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This Week in Tech History: A Chimp in Space

The first Jukebox is placed into service, The US sends a chimp into space and Atari releases the first successful video game… It all happened this week in tech history.

This week in 1877 – Thomas Edison demonstrated his phonograph for the first time. . Originally intended to be used as a dictating machine, this invention proved very popular in the field of entertainment.

1889 – The first jukebox was placed in service in a saloon in San Francisco. Juke, at the time, was a slang word for a disorderly house, or house of ill repute. The unit, developed by Louis Glass, contained an Edison tinfoil phonograph with four listening tubes. There was a coin slot for each tube. 5 cents bought a few minutes of music. The contraption took in $1,000 in six months!

1961 – The Mercury-Atlas 5 launches. Aboard the spacecraft was a chimpanzee names Enos. The spacecraft orbited the Earth twice and splashed down about 200 miles south of Bermuda. The chimp and spacecraft survived the flight, and The Mercury spacecraft and Atlas booster were now been qualified to carry a human into orbit.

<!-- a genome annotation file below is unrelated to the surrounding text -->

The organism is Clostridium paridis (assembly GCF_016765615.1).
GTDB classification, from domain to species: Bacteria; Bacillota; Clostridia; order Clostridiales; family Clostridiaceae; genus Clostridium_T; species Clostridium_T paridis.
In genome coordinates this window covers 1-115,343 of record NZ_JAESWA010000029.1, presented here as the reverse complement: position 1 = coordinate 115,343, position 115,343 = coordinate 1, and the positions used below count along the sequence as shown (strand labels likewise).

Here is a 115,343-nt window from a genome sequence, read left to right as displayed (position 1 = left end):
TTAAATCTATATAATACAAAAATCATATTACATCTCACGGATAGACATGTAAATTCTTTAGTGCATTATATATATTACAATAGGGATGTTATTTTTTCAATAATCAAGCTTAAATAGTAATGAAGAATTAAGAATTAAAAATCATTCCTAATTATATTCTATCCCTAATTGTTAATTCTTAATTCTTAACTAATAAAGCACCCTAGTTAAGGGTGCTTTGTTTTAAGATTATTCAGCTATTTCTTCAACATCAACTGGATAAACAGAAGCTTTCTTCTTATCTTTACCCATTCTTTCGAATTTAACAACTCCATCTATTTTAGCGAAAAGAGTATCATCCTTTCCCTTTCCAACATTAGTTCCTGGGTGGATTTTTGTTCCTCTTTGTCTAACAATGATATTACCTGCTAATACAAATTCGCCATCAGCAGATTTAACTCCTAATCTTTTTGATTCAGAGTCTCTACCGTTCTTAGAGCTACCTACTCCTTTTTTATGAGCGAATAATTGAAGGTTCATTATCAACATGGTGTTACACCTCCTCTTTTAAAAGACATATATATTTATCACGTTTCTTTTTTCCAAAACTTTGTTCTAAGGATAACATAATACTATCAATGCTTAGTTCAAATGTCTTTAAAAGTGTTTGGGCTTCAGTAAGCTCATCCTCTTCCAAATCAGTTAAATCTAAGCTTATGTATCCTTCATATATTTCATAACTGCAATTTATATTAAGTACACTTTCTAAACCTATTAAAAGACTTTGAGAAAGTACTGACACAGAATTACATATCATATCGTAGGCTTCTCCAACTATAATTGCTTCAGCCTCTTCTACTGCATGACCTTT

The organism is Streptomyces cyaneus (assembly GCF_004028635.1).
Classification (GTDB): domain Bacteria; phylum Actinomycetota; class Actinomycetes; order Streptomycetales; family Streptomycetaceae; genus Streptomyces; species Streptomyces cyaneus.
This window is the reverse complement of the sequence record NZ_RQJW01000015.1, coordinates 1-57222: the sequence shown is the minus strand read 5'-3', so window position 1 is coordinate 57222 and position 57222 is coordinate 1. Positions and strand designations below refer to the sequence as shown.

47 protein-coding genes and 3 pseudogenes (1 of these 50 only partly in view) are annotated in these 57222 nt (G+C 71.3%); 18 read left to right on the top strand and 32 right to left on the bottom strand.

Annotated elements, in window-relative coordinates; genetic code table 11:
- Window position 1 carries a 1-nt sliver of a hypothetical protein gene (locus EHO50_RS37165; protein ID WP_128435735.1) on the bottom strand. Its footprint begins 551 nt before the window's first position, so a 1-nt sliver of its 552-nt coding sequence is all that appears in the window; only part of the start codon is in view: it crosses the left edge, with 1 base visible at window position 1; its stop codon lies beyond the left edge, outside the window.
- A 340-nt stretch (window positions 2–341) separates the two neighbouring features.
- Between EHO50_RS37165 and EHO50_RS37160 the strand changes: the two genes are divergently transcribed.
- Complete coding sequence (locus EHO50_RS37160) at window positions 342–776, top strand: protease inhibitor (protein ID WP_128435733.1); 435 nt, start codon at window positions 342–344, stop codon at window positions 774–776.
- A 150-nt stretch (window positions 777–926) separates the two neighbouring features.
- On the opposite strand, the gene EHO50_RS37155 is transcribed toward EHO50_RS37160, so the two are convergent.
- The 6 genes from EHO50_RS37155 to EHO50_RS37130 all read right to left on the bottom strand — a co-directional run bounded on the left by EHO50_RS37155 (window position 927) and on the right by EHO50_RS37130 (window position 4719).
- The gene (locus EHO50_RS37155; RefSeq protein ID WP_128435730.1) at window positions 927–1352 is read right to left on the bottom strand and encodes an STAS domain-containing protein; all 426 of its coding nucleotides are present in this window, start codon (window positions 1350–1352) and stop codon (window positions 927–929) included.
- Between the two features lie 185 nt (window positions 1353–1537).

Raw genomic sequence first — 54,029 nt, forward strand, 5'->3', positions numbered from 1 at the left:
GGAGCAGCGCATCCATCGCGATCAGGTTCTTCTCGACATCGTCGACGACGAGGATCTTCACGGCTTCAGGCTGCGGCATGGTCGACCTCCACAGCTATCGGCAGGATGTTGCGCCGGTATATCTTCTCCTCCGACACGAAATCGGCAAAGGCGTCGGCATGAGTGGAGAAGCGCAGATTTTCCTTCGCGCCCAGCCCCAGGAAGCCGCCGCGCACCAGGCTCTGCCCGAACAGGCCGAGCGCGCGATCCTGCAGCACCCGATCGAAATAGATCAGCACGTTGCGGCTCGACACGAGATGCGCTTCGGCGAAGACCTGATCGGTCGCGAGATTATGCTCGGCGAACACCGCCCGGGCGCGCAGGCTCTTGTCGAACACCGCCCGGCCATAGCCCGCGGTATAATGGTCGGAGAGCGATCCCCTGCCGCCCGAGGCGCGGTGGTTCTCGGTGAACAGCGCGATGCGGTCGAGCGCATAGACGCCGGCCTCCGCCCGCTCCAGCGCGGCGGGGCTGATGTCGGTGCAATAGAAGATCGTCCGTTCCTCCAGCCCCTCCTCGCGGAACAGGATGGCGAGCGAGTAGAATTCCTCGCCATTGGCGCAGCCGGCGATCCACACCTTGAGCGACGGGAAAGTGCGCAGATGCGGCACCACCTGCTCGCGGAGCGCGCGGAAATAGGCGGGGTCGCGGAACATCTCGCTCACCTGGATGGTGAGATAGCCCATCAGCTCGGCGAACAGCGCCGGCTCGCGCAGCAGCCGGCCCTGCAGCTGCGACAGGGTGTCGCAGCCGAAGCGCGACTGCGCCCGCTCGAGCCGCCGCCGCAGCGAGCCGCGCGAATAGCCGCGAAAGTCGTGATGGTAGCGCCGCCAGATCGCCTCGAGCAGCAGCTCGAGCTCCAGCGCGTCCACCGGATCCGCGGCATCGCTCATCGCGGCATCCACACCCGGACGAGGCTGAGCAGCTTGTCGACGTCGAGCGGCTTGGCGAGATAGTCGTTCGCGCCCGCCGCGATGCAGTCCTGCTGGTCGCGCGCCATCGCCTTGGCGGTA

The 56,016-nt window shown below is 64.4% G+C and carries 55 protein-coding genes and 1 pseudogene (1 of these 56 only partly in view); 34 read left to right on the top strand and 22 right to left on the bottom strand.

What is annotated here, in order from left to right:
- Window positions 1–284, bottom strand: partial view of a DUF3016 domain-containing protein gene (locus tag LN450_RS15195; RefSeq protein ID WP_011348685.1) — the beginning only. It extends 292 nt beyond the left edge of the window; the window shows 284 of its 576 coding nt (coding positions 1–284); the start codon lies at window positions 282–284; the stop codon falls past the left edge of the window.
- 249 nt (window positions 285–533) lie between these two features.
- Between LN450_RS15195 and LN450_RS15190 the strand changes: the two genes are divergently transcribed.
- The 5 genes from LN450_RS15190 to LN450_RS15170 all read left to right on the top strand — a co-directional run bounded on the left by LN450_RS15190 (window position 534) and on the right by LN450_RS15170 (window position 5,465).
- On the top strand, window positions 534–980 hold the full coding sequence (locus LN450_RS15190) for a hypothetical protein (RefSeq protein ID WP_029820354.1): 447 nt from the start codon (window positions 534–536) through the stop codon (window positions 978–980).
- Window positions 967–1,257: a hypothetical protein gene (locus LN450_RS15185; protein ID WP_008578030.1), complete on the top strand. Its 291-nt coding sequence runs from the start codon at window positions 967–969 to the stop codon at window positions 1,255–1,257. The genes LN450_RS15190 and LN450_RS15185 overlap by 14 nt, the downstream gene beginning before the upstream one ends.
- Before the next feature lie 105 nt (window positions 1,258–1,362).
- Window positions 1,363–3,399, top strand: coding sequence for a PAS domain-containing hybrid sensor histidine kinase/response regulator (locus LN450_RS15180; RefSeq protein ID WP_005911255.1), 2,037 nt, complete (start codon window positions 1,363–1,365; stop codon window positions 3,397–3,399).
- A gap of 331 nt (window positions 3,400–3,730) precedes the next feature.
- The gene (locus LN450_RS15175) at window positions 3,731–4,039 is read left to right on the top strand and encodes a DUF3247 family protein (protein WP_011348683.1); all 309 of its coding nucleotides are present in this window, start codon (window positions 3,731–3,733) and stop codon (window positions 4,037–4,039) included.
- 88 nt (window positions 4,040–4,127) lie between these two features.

And this week in 1972 – Atari released Pong, the first commercially successful video game. The game was first tested in a California bar. Shortly after installation, the machine began to malfunction. When they went to repair it, they found that the problem was the coin mechanism was overflowing. It was obviously a popular game.

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Written by Chris Graveline

Chris has covered consumer technology for over 20 years. He is the host of This Week in Tech History as well as a regular co-host on "Into Tomorrow with Dave Graveline" and our Technical Director.

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